I made sure to include a variety of statements that I knew each of my kids would agree and disagree with. I treated both with equal levels of enthusiasm to make sure they didn’t associate one with being good and the other with being bad.
Some examples include,
- “Cats are better than dogs.”
- “Math is boring.”
- “Batman could beat Superman in a fight.”
- “Purple is the best color.”
You can purchase my digital sorting activity that allows students to read the statement and practice agreeing or disagreeing. Editable text boxes will allow you to customize the statement to your students.
A print version is also available, though does not include the same customizable features.
Would you Rather?
I probably spent a week playing “would you rather” with various students for at least fifteen minutes a day.
This one was a lot of fun and is the next step up from agreeing or disagreeing. Students have to hear two options and decide which is best.
As they get more comfortable make sure to ask them to explain their reasoning. You might learn some interesting things about your students and how they think.
Once they’ve really mastered it and are motivated by the game you can even ask them to come up with one or both of the options themselves.
Writing Opinions for Kids with Autism
As we reach the end of the would you rather stage, I start to slip in more questions that require my students with autism to completely form their own opinion without me providing the language.
Include open-ended questions. Ask for their favorite movie, book, sport, season, and so on. If they tell you they did something new, ask them what they thought of it.
Once it’s clear they can do this verbally, transition to having them write paragraphs. You can also have them write their explanations for would you rather as well.
My ultimate goal was to always get them to start writing their opinions because reading and writing require more opinion work than any other subject. It’s important to not skip the writing step.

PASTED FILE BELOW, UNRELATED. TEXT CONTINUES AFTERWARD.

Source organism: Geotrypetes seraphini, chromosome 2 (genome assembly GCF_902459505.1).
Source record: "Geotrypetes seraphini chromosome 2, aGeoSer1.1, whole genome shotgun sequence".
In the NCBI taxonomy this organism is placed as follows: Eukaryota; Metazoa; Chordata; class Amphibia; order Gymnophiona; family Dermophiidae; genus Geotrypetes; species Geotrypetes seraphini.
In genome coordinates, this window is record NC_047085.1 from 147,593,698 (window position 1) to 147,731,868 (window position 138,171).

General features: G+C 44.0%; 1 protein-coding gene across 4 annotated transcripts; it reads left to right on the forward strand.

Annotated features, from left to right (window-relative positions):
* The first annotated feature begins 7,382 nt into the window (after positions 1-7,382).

As they get more and more comfortable with this, start asking for their least favorite as well. Always make sure they include their reasoning and that it makes sense and is connected to the topic.
Final Thoughts on teahing kid with autism opinions
Obviously, that is not where the work ends. You need to keep building and building to get them to form more complex opinions about more complex topics than just their favorite things.
This however takes time and most general education students don’t truly master it until high school.
These are just the basic steps to help our students with autism learn the fundamentals of forming opinions, which is a skill many people take for granted. Teachers sometimes forget that students with special needs might need explicit instruction to master the concept.
As you provide that explicit instruction, make sure to join my email list! You’ll get access to my free resource library, which includes a goal tracking sheet that will allow you to measure your students’ progress towards learning opinions!
And don’t forget to check out this blog post on teaching Five Paragraph Essays to students with autism.